Hang Time - Seat Belt Testing

January 2003

ShopTalk-200301-1NBA legend Michael Jordan and the occupants of this Piper Pacer have something in common. They have all controlled their Hang Time and they have all been Playing for Keeps. After hitting a rut while landing on an unimproved Idaho landing strip, the pilot and passenger found themselves secure in their harnesses hanging upside-down and supporting the bench seat, which had torn loose. When they were ready, they released the belts and tumbled to the ceiling. There were no injuries and because both walked away, it must have been a good landing. Six months prior to this accident, the owner had me replace and update the old lap belts with a four-point system certified under new Technical Standards Orders (TSO). That’s what I call in-the-field-testing!

In the July, 2002 MAPA magazine, Shop Talk discussed the restraints in your Mooney and the importance of having the latest TSO seat belts and shoulder harness system. This follow-up article will explain how aircraft seat belts and restraint systems are tested to guarantee that they meet the TSO standards. We will also review the FAR appropriate for installing updated restraint systems.

TSO C22g (1993) for pelvic restraint systems and C114 (1987) for torso restraints specify minimum performance standards by referring to National Aircraft Standards (NAS) 802 and Society of Automotive Engineers, Inc. (SAE), Aerospace Standard (AS) 8043 documents. For those interested, all TSOs may be downloaded from http://av-info.faa.gov/tso/. Other approved documents can be found with most seat belt manufactures in their component maintenance manuals. This article will focus on the testing procedures required by NAS 802 and SAE AS 8043. Note that the testing requirements change based on when the restraint system was approved, 1987 being the pivotal year. At the present time, C114 refers only to systems with shoulder restraints. C22g references lap-belt-only systems (such as airline seats).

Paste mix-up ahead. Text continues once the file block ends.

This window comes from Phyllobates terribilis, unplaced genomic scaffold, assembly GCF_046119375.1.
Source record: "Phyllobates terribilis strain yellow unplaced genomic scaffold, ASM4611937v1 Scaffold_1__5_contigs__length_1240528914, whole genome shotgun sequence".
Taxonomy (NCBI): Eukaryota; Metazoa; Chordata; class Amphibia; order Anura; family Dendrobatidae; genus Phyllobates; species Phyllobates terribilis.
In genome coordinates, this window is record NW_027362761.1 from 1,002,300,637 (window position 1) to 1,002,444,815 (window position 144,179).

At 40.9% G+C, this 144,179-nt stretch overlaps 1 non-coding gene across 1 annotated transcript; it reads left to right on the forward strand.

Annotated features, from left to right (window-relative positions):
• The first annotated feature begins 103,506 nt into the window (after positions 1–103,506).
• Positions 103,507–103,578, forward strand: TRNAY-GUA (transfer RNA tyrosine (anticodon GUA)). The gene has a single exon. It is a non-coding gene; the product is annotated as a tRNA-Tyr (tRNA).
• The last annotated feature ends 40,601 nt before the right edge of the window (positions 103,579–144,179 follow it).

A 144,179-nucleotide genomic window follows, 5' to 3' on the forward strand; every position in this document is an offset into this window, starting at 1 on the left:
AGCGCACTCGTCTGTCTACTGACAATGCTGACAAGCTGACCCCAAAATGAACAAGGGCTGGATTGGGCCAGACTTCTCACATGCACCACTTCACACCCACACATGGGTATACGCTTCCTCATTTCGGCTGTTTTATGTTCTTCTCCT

My shop has assembled a variety of restraint systems complying with C114. After upgrading four aircraft, three original restraint systems and one set of newer lap belts were submitted for testing. You can find the restraint descriptions and test results towards the end of this article, but first here is how the testing is done.

The testing occurs in several stages. Each restraint section is tested individually at a specified load. The three to five parts of the restraint system are assembled and tested as a complete unit and various release scenarios are run. The restraint system is attached to a jig that simulates an aircraft seat with a human body in it. A hydraulic or similar test rig is used and the various restraint configurations are tested as shown in this reprint of SAE AS 8043.

The testing jig is forced against the restraints until the restraints reach the specified rated loop load (see table below). If nothing fails, the loop load is reduced to 170 lbs. and the amount of pull required to open the releases on all the restraints is measured. Imagine the pilot and seat flying forward and upward toward the windshield; the test jig is designed to simulate these conditions. The testing of the release mechanisms at a tension at 170 lbs. is to verify that the occupant can get out of the restraints while hanging upside down in the cockpit (refer to the “Hang Time” photo). This is test 3 mentioned in the next paragraph.

Here are a few of the tests and measurements:

  1. Ultimate breaking strength (not a TSO C114 requirement)

  2. Adjuster hardware slippage at all loads up to rated strength.

  3. Buckle release force is measured after the restraint system is tensioned to the maximum rating and then reduced to 170 pounds.

  4. The shoulder harness adjustment must not slip or release until the release mechanism reaches 30 degrees.

  5. Webbing stretch (both elastic and permanent) at the maximum tensions.

  6. Webbing burn testing.

  7. Hardware inspection and testing for proper engagement and operation.

  8. Fraying of the belt webbing.